Philosophical Studies

, Volume 157, Issue 3, pp 411-429

First online:

Evolved cognitive biases and the epistemic status of scientific beliefs

  • Helen De CruzAffiliated withCentre for Logic and Analytic Philosophy, Katholieke Universiteit Leuven Email author 
  • , Johan De SmedtAffiliated withDepartment of Philosophy and Ethics, Ghent University

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Our ability for scientific reasoning is a byproduct of cognitive faculties that evolved in response to problems related to survival and reproduction. Does this observation increase the epistemic standing of science, or should we treat scientific knowledge with suspicion? The conclusions one draws from applying evolutionary theory to scientific beliefs depend to an important extent on the validity of evolutionary arguments (EAs) or evolutionary debunking arguments (EDAs). In this paper we show through an analytical model that cultural transmission of scientific knowledge can lead toward representations that are more truth-approximating or more efficient at solving science-related problems under a broad range of circumstances, even under conditions where human cognitive faculties would be further off the mark than they actually are.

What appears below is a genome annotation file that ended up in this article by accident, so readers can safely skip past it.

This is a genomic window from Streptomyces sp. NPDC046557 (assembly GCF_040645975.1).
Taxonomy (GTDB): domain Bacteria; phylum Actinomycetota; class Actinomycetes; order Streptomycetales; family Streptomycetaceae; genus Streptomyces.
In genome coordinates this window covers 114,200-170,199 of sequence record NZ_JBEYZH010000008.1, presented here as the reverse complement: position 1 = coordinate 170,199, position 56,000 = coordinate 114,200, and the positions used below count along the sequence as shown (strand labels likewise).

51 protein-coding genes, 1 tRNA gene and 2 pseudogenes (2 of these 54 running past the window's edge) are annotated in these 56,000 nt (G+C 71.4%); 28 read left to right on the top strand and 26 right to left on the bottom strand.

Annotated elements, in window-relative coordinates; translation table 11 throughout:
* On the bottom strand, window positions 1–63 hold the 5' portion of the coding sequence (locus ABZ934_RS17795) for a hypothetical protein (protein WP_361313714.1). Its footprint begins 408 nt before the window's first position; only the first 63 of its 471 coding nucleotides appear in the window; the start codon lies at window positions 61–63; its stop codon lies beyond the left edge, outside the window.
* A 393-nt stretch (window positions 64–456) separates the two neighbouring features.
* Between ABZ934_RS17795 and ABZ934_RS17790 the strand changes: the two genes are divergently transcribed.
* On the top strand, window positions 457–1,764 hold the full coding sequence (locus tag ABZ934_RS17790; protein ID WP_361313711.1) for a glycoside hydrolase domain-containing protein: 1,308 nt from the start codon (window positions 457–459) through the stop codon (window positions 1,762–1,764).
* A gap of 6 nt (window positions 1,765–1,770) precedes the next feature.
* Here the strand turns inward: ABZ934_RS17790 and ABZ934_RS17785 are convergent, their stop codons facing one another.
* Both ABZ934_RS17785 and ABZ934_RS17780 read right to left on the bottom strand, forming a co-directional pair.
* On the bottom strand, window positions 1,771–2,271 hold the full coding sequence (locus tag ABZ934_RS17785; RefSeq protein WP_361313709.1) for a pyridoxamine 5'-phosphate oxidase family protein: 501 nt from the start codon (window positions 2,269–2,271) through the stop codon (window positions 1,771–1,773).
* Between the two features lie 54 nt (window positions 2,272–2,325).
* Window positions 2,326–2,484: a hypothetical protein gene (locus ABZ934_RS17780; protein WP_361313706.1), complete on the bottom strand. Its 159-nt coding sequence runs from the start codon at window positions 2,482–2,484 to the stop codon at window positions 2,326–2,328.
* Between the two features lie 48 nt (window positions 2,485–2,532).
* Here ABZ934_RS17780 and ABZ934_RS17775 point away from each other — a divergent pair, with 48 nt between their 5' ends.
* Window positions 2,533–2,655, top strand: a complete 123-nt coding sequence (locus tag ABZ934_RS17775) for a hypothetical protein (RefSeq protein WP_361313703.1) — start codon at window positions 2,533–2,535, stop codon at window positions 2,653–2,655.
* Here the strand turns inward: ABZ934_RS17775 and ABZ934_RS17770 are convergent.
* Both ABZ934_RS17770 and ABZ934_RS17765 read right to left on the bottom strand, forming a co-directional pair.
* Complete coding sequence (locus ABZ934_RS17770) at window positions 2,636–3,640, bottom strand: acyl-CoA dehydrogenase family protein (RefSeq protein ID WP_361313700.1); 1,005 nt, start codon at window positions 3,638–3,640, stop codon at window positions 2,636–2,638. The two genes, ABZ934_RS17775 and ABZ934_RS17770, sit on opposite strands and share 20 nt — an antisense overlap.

Evolutionary arguments Evolutionary debunking arguments Intuitive ontologies Scientific knowledge Biased cultural transmission